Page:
Progressive Pioneer Hernan Cattaneo Discusses Trends and Balance

The maestro of melodic music talks his new compilation and return to the Great White North.

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Nov 20 2014, 9:40pm

All photos by Rob-Xero.com

The Argentinian king of melodic music took to the decks last Friday to serenade the crowd with his deep vibes. Although the energy of the night seemed somewhat tranquil, it was an energy that is indefinitely his definitive style. Cattaneo's regal approach to electronic music enabled a serene energy to waft over the audience that night. His control on the decks was apparent and somewhat inevitable from such an influential and experienced producer.

But surprisingly, his polished progressive sounds have not always been appreciated in our great city. "I came to Toronto for the first time about ten years ago to play at the Guvernment. The club was super busy with great sound, but around 2008 or 2009 I started skipping Toronto [because] I got the feeling that my music was not as fast as people were expecting," he said. "I always play the same deep, melodic, groovy atmospheric music, but sometimes people expect you to play harder or faster and I am never in the mood for that."

But you can look at this in a positive light, too. Shifts in trends have played a large role in the expansion of music―as popularity dies in one area, a new one surfaces. Musical movements have these empowering abilities for artists. Cattaneo had the forsight to recognize the wave and has ridden it around the world and back again. "Luckily the world is very big, so when the wave goes one way there are always other places that will go deeper," he said. "About three years ago I started coming [around] again. In the last two years I have been doing some really good events so now I'm happy. Same thing in Montreal―I used to play the old Stereo, but there was a period when I wasn't doing a lot."

In the last few years, electronic music has undeniably grown in popularity within North America, and for that Cattaneo would like to thank 'EDM.'

"There is one good thing about EDM and it is that they made the scene much bigger in the last half decade. They introduced different kinds of electronic music to people, who have now left that scene and gone to more underground stuff," he said. "Now, all styles of electronic music are much more populated. I think in the future you're not going to be waiting for the trend to come back because there are always going to be people that will follow you regardless. In the past, once a trend left you, you stood alone waiting. Everything is strong enough to grow on its own now, and that is something that we need to thank EDM for. They brought millions of new kids into our music. They constructed a window."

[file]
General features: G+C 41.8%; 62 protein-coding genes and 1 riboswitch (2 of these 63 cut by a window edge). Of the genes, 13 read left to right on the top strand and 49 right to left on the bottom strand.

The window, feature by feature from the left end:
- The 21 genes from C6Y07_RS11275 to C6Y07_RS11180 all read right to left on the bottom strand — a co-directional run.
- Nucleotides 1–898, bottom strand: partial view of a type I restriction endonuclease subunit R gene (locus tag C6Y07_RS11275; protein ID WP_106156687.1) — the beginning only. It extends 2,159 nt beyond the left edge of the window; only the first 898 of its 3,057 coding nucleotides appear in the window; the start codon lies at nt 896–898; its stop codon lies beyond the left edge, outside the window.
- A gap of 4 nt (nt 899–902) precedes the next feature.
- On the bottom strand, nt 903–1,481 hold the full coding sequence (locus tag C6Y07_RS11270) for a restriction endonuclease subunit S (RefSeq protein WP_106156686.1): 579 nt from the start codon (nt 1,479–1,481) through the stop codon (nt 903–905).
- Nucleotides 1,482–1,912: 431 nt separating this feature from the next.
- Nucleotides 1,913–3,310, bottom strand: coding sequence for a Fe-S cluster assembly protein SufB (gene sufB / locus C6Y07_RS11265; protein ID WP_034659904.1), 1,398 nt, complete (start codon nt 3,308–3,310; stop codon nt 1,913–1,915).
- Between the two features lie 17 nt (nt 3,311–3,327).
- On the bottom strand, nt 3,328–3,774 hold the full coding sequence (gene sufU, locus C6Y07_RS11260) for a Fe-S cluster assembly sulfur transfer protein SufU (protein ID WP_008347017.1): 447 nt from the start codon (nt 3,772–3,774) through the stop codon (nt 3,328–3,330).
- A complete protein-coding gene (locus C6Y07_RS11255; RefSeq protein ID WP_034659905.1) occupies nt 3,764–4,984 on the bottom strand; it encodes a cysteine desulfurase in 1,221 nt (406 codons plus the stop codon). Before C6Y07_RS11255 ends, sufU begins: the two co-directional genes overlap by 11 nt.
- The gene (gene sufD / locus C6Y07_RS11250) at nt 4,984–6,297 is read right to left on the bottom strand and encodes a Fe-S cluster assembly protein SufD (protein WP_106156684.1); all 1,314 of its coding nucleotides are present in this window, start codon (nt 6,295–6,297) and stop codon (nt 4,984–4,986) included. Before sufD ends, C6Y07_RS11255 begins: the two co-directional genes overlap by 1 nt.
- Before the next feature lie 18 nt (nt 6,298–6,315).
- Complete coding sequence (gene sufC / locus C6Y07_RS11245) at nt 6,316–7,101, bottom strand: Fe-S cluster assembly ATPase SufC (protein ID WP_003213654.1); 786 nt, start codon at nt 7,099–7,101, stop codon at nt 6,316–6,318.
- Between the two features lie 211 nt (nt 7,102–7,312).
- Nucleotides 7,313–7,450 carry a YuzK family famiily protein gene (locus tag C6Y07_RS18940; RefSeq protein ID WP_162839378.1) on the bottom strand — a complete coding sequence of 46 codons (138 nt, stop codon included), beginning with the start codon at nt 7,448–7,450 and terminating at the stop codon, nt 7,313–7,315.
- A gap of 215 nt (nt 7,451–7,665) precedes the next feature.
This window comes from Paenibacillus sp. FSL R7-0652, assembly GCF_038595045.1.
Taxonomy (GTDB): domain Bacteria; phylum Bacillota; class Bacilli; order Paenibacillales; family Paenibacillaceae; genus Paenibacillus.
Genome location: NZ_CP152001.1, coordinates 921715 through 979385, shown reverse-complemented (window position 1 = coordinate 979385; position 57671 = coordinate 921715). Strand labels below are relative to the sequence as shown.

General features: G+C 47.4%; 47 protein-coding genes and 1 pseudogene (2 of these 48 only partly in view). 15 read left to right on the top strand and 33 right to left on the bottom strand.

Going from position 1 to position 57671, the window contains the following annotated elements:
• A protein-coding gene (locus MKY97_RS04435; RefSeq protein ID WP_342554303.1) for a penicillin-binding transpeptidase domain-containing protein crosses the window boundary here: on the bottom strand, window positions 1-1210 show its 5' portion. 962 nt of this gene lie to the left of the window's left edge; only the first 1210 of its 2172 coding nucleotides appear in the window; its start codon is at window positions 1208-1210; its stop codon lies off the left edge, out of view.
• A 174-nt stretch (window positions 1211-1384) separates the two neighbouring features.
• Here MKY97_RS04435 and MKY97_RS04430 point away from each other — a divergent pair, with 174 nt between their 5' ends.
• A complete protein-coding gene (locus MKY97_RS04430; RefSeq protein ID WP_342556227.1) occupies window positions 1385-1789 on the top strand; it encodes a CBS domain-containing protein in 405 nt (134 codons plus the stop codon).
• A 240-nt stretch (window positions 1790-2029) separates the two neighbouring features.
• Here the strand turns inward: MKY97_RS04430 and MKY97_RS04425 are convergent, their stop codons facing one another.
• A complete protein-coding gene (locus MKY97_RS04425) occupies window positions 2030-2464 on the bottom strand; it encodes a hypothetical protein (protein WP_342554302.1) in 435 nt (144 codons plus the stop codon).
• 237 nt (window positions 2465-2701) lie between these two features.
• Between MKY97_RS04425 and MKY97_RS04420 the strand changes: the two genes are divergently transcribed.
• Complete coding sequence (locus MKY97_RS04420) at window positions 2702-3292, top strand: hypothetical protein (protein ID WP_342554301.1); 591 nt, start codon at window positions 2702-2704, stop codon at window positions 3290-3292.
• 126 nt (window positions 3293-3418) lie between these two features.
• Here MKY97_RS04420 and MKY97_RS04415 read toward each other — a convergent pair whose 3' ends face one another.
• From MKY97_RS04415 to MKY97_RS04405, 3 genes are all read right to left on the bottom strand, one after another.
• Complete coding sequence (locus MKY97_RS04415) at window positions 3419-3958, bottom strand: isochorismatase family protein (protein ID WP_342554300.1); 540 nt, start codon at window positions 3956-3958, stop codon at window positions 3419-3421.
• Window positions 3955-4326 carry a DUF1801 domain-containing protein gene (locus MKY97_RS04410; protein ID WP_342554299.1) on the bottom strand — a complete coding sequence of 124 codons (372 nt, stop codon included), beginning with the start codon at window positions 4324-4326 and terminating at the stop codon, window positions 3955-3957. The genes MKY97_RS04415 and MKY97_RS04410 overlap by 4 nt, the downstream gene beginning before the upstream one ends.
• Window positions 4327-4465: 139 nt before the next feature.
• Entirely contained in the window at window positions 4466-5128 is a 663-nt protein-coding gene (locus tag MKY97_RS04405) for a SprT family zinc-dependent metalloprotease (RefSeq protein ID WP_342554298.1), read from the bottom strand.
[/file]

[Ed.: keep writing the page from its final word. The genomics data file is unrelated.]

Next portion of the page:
'EDM' may act as an enabler for the underground, but this is a controversial subject for some. While Cattaneo and Babicz see it as progress, others may see it as a serious drawback.

Nevertheless Hernan's music―in comparison to pop electronic music today―is an acquired taste. "I try not to label my music because that confuses things. For me, EDM is poppy club music. I work for my [own] followers. I want to keep them happy and to do that I must be happy myself; otherwise, it wouldn't work for me," he explained. "I am not a crowd pleaser. I play music that people like and the two are not the same thing."

Although his sound is somewhat hard to define, it is consistently similar. This is something he wholeheartedly embraces as an artist. "I've done a number of compilations but when you listen to each, they sound more or less the same. It's newer music but the style is all very similar. You build a following and they follow you for a reason. Trends change every three years or so, but you cannot be changing your style."

On the basis of his integrity, Cattaneo created his own imprint, Sudbeat. "The main focus on the label is to push new artists and give them a platform. On my way here I got help from a lot of people and now it's good that I have that opportunity to give something back."

With both his label and his compilation albums Cattaneo has continuously supported upcoming progressive artists. With composed passion he explained to us that the Balance series was such a special project for him, that it almost ended up as a full album. "The approach was similar to the last Renaissance [release], I did one slower CD and one club CD, but with Renaissance you can do a few, Balance you can only do one, there is no Volume two, three, or four. It has to be something special, so I thought it was a good idea to make more of my own music. It ended up being half compilation, and half an artist album."

With Balance 026 now available on Beatport, two tours in Japan and Europe ahead, and another compilation on Sudbeat (Vol. III) early next year, it seems like Cattaneo is showing no signs of breaking. "Thank you for all these years of helping me share the music I love, we've built this super nice community of music lovers together."

You can follow Geoff on Twitter @gpharricks